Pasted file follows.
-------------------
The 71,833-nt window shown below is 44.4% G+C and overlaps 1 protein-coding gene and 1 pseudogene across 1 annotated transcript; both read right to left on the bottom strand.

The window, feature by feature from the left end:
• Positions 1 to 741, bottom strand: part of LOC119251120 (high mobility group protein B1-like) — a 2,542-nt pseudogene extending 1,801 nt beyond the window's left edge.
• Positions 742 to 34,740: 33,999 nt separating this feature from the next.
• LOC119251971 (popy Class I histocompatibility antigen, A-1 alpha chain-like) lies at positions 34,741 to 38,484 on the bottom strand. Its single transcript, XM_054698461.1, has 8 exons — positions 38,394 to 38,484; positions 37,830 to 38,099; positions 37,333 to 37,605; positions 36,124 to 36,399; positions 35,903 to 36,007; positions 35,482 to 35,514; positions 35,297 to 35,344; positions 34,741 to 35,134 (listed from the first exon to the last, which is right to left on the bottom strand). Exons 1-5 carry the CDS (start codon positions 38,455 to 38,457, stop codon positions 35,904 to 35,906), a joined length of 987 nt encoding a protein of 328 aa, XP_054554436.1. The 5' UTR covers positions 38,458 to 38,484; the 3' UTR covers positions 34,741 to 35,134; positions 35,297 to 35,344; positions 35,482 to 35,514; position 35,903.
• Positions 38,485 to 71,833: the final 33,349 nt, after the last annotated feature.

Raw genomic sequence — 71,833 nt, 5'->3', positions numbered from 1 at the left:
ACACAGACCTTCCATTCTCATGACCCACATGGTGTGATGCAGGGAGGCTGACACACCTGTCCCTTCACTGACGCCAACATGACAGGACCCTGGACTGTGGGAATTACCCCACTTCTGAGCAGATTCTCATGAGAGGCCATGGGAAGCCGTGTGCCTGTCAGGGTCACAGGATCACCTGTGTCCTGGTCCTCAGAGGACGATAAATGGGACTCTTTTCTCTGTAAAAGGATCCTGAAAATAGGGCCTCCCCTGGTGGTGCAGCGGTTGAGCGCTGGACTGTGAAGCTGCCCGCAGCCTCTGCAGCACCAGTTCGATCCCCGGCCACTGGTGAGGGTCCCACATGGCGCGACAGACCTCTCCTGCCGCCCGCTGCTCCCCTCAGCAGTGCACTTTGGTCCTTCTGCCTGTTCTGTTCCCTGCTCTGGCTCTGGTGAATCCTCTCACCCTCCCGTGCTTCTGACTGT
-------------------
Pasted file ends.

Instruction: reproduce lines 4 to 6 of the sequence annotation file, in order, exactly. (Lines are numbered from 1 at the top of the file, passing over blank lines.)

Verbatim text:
• Positions 742 to 34,740: 33,999 nt separating this feature from the next.
• LOC119251971 (popy Class I histocompatibility antigen, A-1 alpha chain-like) lies at positions 34,741 to 38,484 on the bottom strand. Its single transcript, XM_054698461.1, has 8 exons — positions 38,394 to 38,484; positions 37,830 to 38,099; positions 37,333 to 37,605; positions 36,124 to 36,399; positions 35,903 to 36,007; positions 35,482 to 35,514; positions 35,297 to 35,344; positions 34,741 to 35,134 (listed from the first exon to the last, which is right to left on the bottom strand). Exons 1-5 carry the CDS (start codon positions 38,455 to 38,457, stop codon positions 35,904 to 35,906), a joined length of 987 nt encoding a protein of 328 aa, XP_054554436.1. The 5' UTR covers positions 38,458 to 38,484; the 3' UTR covers positions 34,741 to 35,134; positions 35,297 to 35,344; positions 35,482 to 35,514; position 35,903.
• Positions 38,485 to 71,833: the final 33,349 nt, after the last annotated feature.